The other day I passed a billboard that read:
Go ask your mother.
Because I said so.
We’ll talk about it later.
Underneath those three statements was this aphorism:
There are no perfect answers in parenting.
No wonder parents increasingly have no idea how to handle their children. From extensive reading in history, I’m aware that every generation of parents believes that the upcoming generation is strange—“Oh, those kids”—but what’s happening now is different. This generation of parents is becoming increasingly lost and confused themselves. They have no idea what to do with their kids, and as a result, children are raising themselves.
In their defense, parents now have to deal with children who are bombarded every waking moment on their phones—even during sleep, when they wear ear buds—with music, television programming, uncounted texts per day, apps that inform them with words and pictures of every event in the lives of every person they’ve ever met, and the simply endless, screaming messages from social media.
Most of us are neglecting to realize that children are being taught something every second their brains are functioning. Electronically, they’re being taught one or more of the following, to name just a few messages:
- The world is chaotic and unreliable.
- The world is frightening.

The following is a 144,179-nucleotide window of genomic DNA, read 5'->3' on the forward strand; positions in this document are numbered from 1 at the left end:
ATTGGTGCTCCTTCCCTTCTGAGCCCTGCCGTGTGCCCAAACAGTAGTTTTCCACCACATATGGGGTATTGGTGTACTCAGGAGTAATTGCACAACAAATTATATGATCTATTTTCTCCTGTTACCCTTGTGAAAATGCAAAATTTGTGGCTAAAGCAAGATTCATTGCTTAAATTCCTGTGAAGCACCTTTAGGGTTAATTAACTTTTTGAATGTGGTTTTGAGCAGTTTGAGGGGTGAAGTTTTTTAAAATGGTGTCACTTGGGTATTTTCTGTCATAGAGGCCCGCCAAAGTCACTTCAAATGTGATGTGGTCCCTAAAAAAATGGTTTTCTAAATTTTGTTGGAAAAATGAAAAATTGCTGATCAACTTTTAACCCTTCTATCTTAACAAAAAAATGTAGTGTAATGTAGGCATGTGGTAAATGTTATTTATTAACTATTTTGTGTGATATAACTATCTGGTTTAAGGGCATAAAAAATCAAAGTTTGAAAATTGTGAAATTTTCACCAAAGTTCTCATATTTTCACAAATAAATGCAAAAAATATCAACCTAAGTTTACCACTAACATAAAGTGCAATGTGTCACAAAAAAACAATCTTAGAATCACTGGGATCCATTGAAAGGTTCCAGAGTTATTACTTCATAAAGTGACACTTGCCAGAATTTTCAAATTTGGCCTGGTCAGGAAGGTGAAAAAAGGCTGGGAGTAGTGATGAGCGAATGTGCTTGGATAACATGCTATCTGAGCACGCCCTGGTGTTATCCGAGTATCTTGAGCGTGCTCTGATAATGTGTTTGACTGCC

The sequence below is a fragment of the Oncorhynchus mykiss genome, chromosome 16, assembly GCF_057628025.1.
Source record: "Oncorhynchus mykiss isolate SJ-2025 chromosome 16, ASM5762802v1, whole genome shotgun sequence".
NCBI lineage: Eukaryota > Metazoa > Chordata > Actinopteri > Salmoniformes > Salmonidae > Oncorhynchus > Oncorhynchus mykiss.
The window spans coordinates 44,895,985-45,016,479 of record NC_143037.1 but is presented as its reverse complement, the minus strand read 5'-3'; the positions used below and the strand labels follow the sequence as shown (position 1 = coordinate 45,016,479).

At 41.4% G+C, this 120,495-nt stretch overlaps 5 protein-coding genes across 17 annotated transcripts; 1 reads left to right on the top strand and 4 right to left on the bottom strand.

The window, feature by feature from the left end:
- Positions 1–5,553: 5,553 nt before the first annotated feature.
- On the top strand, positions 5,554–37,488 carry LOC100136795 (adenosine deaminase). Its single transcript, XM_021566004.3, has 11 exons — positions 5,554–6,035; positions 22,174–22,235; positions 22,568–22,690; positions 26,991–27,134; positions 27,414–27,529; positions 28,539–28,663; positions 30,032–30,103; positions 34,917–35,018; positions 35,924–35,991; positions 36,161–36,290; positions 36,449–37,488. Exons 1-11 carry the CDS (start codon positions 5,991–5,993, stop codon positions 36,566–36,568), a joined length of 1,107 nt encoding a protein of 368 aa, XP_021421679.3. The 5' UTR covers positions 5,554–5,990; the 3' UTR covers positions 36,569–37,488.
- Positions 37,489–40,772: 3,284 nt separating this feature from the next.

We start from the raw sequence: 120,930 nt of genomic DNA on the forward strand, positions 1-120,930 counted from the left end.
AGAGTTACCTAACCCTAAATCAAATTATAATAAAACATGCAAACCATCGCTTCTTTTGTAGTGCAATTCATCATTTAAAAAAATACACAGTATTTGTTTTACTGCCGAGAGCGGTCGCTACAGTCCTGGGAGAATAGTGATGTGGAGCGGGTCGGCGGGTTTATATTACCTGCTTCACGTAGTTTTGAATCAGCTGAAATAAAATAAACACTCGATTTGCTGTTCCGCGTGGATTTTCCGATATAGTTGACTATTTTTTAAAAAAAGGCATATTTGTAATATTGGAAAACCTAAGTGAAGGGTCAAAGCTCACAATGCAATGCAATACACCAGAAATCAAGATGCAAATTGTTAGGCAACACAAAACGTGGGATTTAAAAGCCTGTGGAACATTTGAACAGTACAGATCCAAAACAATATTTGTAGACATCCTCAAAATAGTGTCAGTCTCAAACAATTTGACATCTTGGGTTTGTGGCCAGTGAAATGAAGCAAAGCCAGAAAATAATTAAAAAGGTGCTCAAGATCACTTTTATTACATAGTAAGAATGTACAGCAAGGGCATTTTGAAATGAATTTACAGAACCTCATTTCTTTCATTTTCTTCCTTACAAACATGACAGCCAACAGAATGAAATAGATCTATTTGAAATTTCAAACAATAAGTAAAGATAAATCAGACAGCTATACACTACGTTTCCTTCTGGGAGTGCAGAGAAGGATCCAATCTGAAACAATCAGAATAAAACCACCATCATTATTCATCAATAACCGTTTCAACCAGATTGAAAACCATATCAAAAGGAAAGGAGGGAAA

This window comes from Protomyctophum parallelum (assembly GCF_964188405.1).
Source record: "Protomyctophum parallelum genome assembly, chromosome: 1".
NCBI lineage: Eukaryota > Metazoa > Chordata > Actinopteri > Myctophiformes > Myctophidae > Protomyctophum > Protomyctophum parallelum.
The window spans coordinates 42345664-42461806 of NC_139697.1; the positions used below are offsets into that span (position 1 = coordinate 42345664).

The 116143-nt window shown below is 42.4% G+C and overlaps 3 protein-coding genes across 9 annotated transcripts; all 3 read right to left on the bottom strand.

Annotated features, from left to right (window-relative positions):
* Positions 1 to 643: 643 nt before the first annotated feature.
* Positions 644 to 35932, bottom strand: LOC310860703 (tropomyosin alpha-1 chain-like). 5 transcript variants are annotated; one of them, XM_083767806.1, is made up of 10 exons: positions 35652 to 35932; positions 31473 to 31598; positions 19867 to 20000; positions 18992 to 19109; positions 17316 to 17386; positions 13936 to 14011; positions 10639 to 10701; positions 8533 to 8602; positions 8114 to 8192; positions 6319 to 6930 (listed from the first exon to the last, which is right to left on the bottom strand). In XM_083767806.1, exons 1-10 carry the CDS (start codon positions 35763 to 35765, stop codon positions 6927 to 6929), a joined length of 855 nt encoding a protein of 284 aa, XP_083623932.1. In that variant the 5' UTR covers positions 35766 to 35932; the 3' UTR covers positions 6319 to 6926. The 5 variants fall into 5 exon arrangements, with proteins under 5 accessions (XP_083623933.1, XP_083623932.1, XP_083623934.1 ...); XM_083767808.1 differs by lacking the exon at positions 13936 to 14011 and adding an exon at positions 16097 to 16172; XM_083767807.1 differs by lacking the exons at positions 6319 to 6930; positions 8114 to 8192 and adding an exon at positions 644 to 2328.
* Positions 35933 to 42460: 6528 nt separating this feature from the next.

- The world is supposed to be endlessly and increasingly loud and entertaining.
- Approval and worth must be earned, and approval can be measured by social media.
- They must compare themselves to everyone they know in every area of life.
I have yet to see a child or adult who is happy as a result of learning those messages. A few very fortunate children have parents, teachers, and others who teach them:
- How to be responsible
- The rewards and freedoms that naturally flow from being responsible
- How to feel loved
- How to be loving
- How to be genuinely happy
When children and adults are taught these principles and conditions early enough, with astonishing uniformity they become loving, responsible, and happy. With very rare exceptions, the electronic voices around children—just a few of which were named earlier—do not teach these life giving principles.
Contrary to the wisdom offered on the billboard I read, there are a great many perfect answers in having great parenting advice. We really can learn to love and teach our children in ways that are, at times, perfect. Sometimes the overall process can be bumpy, but perfect answers are there to be found. Shrugging our shoulders and giving up on our responsibilities as parents are not the answers that will yield the results we want.
Want to learn more?
Eliminate confusion and conflict with your children.